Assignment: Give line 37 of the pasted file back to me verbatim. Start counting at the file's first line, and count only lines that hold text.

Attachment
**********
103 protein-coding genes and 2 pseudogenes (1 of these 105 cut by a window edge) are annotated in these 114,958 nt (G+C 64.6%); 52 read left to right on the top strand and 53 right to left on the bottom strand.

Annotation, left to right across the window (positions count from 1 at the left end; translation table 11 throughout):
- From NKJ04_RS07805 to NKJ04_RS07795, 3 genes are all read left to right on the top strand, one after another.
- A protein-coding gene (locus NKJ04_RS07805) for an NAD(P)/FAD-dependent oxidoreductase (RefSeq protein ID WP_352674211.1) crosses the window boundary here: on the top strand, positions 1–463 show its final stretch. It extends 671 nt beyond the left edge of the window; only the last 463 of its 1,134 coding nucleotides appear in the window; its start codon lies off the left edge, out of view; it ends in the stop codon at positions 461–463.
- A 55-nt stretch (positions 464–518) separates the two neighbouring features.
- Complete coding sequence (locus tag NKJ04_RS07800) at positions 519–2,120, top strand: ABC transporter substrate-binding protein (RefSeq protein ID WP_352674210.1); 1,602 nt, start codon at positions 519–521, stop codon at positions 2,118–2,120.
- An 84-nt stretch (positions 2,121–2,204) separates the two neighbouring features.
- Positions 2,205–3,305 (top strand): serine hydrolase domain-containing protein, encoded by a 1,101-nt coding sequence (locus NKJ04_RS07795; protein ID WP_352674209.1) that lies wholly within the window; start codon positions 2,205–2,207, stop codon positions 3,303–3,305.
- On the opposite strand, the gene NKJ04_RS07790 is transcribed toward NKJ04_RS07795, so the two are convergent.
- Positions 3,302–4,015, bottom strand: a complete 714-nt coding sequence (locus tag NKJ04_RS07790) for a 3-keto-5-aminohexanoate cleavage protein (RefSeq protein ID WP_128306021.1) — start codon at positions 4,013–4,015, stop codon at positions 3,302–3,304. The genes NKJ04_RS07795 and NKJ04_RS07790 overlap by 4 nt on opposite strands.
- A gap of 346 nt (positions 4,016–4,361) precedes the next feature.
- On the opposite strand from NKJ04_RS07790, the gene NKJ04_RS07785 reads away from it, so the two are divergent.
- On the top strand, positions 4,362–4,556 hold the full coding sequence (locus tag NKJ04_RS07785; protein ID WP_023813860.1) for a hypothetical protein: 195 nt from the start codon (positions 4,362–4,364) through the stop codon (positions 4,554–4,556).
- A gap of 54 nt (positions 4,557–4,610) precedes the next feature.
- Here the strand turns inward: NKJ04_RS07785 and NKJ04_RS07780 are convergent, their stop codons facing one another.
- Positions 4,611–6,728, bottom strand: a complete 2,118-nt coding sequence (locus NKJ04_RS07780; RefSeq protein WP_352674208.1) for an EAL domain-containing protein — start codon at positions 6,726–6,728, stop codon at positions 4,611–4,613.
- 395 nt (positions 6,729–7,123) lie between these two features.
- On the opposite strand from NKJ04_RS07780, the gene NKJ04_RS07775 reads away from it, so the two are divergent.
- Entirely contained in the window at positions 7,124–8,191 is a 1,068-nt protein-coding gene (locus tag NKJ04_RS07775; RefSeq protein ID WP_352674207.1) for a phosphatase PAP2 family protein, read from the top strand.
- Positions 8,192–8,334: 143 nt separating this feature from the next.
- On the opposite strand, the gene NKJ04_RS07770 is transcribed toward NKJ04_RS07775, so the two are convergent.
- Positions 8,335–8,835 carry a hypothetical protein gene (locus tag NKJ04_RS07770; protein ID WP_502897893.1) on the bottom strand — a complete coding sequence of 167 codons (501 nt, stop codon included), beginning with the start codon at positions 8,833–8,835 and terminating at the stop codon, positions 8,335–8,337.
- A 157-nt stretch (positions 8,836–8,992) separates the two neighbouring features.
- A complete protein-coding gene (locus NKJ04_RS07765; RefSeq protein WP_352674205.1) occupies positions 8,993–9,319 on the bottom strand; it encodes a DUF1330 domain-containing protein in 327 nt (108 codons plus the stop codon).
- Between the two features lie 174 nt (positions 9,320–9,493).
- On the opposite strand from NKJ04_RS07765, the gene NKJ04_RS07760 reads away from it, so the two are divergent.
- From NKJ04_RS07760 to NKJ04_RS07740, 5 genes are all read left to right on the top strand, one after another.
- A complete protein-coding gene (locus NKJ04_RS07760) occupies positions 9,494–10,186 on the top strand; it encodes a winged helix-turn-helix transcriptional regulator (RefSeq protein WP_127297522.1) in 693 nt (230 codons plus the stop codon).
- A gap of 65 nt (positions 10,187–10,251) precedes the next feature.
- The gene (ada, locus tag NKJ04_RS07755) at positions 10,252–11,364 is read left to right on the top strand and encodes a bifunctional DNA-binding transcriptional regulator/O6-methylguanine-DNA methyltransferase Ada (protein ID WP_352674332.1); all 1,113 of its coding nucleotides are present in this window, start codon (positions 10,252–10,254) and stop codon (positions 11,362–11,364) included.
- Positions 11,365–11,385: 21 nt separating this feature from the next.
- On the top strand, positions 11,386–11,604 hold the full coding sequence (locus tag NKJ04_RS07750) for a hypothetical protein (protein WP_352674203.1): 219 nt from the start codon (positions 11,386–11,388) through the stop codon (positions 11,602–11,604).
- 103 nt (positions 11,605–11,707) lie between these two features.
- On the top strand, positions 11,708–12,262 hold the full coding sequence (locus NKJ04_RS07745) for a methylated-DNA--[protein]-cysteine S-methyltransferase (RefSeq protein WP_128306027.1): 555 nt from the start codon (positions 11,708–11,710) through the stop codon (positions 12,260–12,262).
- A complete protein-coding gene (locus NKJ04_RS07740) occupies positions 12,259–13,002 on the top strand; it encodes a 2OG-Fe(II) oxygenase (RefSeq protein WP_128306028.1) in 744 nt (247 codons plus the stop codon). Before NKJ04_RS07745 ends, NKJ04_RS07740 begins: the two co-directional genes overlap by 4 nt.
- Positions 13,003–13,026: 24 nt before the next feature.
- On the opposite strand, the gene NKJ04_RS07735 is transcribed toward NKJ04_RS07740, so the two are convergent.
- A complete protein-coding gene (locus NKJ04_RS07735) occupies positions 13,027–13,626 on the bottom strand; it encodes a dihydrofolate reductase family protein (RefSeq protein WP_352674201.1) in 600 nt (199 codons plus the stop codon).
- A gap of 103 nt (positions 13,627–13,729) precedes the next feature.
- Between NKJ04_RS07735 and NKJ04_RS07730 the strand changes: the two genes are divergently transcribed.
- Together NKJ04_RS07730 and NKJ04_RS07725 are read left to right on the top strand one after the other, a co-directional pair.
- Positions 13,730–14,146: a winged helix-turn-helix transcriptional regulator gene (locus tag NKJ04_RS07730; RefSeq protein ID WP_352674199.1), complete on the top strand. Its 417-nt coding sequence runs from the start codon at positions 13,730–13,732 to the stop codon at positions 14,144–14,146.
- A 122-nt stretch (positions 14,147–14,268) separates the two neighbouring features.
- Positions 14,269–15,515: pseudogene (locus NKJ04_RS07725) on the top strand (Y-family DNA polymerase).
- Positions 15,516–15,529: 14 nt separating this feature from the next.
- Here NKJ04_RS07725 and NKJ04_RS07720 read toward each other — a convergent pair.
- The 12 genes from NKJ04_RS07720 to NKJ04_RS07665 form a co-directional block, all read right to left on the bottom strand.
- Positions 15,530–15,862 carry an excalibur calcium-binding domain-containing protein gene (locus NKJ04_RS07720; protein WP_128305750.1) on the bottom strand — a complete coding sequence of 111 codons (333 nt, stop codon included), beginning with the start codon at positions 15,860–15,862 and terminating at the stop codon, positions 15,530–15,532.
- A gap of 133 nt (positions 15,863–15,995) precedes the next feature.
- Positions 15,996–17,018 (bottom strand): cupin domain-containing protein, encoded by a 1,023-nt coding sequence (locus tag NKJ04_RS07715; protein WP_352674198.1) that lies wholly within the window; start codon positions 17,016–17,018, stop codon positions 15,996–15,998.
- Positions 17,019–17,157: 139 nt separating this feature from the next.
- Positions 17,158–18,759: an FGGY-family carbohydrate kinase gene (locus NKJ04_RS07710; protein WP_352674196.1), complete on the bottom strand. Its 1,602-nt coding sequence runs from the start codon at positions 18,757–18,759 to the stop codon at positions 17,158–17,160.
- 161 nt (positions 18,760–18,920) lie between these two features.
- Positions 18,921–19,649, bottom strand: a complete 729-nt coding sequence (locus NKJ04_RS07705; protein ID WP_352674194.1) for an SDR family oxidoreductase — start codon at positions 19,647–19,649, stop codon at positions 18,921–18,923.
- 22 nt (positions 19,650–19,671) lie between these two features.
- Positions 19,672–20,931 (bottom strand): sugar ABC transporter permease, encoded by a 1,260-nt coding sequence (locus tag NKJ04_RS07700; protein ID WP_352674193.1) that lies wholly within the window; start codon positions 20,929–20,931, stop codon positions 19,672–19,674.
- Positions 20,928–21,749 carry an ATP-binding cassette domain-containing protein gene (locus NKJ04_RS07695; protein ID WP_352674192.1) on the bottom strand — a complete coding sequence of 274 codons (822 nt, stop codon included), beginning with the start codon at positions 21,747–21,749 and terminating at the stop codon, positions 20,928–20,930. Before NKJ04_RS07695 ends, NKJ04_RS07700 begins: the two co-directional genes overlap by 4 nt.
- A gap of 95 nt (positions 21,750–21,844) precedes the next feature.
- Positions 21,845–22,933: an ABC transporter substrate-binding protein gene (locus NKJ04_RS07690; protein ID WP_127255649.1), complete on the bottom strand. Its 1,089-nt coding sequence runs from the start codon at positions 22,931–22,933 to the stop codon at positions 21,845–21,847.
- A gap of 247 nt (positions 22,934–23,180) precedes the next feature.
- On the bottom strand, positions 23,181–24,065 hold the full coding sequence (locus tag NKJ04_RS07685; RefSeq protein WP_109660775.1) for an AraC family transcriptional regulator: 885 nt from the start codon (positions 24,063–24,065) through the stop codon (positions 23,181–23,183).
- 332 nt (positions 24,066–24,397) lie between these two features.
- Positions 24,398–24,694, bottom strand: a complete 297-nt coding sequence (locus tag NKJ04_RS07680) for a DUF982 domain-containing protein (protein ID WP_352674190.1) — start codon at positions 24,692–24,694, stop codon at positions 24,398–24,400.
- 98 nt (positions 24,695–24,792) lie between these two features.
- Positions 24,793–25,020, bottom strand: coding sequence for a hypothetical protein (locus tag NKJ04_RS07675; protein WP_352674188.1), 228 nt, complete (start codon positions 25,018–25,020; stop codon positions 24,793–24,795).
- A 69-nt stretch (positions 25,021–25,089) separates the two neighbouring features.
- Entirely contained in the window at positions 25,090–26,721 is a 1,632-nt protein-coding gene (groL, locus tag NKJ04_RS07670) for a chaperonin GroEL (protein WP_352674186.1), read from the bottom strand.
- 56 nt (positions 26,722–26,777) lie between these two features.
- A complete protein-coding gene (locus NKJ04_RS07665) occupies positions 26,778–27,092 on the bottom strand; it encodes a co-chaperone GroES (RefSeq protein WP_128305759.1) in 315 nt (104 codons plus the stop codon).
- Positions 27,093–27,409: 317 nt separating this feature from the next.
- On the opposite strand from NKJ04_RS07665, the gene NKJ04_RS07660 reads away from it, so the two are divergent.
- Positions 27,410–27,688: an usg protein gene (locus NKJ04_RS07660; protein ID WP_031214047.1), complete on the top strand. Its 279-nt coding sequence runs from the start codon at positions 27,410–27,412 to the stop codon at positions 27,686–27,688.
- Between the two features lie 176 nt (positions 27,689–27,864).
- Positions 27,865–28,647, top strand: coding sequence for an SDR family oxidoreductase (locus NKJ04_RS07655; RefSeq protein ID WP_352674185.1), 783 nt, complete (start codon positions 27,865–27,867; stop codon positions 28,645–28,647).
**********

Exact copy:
- On the opposite strand, the gene NKJ04_RS07735 is transcribed toward NKJ04_RS07740, so the two are convergent.